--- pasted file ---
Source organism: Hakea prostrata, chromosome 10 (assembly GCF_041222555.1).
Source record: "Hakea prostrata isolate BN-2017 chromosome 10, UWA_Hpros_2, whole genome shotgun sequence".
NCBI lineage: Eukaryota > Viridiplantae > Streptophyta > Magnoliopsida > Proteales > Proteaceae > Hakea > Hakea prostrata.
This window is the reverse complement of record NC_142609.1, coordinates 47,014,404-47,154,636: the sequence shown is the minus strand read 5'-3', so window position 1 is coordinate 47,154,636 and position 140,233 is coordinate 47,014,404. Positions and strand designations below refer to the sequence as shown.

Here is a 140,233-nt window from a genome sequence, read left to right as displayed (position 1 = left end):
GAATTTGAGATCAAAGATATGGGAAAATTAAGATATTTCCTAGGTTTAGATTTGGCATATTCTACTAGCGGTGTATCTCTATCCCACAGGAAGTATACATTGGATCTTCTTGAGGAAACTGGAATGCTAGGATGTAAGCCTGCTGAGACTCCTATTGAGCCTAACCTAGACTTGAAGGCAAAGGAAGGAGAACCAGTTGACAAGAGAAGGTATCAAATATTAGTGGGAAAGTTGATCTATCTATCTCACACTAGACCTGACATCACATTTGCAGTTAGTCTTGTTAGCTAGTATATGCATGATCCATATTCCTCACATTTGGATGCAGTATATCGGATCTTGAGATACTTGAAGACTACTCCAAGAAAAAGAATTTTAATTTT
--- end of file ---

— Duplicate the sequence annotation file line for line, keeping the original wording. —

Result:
Source organism: Hakea prostrata, chromosome 10 (assembly GCF_041222555.1).
Source record: "Hakea prostrata isolate BN-2017 chromosome 10, UWA_Hpros_2, whole genome shotgun sequence".
NCBI lineage: Eukaryota > Viridiplantae > Streptophyta > Magnoliopsida > Proteales > Proteaceae > Hakea > Hakea prostrata.
This window is the reverse complement of record NC_142609.1, coordinates 47,014,404-47,154,636: the sequence shown is the minus strand read 5'-3', so window position 1 is coordinate 47,154,636 and position 140,233 is coordinate 47,014,404. Positions and strand designations below refer to the sequence as shown.

Here is a 140,233-nt window from a genome sequence, read left to right as displayed (position 1 = left end):
GAATTTGAGATCAAAGATATGGGAAAATTAAGATATTTCCTAGGTTTAGATTTGGCATATTCTACTAGCGGTGTATCTCTATCCCACAGGAAGTATACATTGGATCTTCTTGAGGAAACTGGAATGCTAGGATGTAAGCCTGCTGAGACTCCTATTGAGCCTAACCTAGACTTGAAGGCAAAGGAAGGAGAACCAGTTGACAAGAGAAGGTATCAAATATTAGTGGGAAAGTTGATCTATCTATCTCACACTAGACCTGACATCACATTTGCAGTTAGTCTTGTTAGCTAGTATATGCATGATCCATATTCCTCACATTTGGATGCAGTATATCGGATCTTGAGATACTTGAAGACTACTCCAAGAAAAAGAATTTTAATTTT